Oregon’s highway system has about 35 thousand culverts built in to allow safe passage for fish. According to the Oregon Department of Transportation, about one third of those are in poor condition and need to be replaced. But funding those repairs has become difficult as ODOT’s budget continues to experience shortfalls. An agreement between ODOT and the Oregon Department of Fish and Wildlife could be a solution.

Seneca Sustainable Energy

A Eugene based environmental watchdog group has filed a federal complaint against the Lane County Air Protection Agency, or LRAPA, over its decision to allow a biomass plant to increase its emissions.

Inciweb

Crews are using a firm hand to keep a pair of small wildfires in the Willamette National Forest southeast of Oakridge from growing. The Staley Complex is just over 100 acres but it's in steep, rugged terrain which is hard for firefighters to access. Fire spokesman Peter Frenzen says the blazes were sparked by lightning.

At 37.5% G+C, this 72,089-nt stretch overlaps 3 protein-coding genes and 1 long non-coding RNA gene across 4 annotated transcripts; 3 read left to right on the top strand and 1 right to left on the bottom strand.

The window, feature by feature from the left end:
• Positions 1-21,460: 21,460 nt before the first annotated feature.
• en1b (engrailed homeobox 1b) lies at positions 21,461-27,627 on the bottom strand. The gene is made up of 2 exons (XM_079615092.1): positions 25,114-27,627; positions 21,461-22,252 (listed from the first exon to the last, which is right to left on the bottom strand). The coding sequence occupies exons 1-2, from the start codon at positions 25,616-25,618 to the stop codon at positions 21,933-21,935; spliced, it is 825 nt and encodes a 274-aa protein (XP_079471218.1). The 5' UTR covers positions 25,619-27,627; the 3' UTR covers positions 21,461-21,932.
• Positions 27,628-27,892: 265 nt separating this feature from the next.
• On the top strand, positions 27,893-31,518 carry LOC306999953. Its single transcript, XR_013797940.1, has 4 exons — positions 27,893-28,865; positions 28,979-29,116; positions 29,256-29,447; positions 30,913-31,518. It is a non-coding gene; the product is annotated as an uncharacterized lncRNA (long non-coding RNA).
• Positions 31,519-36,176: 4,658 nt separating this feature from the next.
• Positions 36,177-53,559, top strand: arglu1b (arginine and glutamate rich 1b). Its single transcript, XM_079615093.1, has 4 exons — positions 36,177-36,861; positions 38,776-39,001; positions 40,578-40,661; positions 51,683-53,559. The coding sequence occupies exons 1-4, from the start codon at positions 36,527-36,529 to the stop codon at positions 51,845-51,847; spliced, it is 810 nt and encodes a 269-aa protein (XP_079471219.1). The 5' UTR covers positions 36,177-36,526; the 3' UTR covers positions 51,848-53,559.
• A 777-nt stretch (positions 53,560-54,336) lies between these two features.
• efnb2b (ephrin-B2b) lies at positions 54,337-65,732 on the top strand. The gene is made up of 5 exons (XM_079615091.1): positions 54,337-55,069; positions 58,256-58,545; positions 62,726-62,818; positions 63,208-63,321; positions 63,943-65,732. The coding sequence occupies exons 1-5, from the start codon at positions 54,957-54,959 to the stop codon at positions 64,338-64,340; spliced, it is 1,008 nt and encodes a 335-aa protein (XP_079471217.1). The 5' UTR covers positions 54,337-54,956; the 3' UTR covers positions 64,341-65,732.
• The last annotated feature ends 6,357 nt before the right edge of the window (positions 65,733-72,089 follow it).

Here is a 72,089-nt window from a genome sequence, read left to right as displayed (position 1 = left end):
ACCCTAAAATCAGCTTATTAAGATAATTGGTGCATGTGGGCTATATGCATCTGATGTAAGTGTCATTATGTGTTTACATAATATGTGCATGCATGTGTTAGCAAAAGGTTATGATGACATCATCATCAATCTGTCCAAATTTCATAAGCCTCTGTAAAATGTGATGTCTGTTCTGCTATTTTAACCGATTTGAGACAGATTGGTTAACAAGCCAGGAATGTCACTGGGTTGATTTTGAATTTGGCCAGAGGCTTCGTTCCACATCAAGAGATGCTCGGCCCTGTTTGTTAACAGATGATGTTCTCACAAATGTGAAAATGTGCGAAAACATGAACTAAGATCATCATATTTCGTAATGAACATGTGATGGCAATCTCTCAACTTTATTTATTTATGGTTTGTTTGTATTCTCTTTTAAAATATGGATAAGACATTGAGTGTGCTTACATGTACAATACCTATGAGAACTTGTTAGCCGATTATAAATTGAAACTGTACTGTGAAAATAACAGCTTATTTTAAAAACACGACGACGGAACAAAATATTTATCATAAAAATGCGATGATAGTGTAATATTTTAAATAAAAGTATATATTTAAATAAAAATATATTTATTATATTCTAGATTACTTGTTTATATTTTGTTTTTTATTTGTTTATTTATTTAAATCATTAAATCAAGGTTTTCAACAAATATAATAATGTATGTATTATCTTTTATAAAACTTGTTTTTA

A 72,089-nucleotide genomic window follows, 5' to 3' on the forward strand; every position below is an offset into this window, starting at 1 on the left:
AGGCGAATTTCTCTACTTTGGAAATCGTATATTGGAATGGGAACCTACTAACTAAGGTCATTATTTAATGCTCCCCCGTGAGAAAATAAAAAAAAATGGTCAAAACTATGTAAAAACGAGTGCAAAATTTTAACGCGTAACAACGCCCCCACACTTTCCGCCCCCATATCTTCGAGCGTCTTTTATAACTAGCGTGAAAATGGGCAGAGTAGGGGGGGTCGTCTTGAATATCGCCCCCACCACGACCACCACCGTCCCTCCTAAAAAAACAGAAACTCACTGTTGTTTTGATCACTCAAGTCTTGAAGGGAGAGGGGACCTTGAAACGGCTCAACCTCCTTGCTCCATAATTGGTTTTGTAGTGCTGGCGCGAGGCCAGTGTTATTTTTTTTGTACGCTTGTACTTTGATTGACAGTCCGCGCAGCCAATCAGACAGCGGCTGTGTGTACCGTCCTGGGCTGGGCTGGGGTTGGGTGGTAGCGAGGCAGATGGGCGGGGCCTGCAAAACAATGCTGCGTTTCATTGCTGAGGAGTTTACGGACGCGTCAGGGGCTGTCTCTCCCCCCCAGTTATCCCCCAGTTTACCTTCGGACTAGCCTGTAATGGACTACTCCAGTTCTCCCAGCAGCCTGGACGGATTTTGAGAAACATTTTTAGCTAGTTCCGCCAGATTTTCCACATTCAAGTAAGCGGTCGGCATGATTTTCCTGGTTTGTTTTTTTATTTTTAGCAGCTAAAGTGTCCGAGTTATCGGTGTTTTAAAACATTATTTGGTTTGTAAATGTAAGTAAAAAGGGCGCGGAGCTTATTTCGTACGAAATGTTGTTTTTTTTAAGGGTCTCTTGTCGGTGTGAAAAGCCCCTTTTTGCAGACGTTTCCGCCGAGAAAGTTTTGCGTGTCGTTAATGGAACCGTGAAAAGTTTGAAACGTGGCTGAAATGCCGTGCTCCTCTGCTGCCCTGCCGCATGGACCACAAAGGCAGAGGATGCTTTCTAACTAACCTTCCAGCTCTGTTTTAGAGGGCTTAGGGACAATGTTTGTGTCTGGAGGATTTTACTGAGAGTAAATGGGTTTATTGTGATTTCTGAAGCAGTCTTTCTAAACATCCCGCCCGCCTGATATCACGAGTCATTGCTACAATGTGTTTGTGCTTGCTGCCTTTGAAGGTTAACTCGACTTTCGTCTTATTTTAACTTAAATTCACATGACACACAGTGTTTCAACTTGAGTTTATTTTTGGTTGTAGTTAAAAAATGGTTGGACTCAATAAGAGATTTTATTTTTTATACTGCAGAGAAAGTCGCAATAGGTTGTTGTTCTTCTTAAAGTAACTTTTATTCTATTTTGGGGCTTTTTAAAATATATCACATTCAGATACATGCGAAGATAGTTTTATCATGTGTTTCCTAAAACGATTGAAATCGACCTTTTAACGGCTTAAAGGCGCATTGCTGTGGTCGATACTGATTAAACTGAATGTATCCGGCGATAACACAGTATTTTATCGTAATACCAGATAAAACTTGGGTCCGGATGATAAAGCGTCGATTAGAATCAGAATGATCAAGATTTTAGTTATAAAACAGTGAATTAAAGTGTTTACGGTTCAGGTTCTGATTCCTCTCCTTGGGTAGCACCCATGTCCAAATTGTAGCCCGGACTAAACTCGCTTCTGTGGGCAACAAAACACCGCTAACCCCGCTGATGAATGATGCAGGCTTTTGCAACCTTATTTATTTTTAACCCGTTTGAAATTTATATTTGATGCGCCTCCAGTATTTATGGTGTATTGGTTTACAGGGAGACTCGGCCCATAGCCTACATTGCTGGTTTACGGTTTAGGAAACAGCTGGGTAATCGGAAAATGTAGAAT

Oregon Military Dept.

Wildfires in the West are getting bigger, hotter – and more costly. A new report from a national science advocacy group says climate change is one major reason wildfires are getting worse. And short-sighted development policies are a big reason they’re costing more.

Inciweb

Smoke from southern Oregon wildfires is making its way to the Willamette Valley and the central Cascades. That's what's creating hazy conditions. But state regulators say air quality is good for the Eugene-Springfield area. It's rated moderate in the Bend area.

Clinton Rocky is a meteorologist with the National Weather Service in Portland. He says the hazy skies should stick around through Tuesday.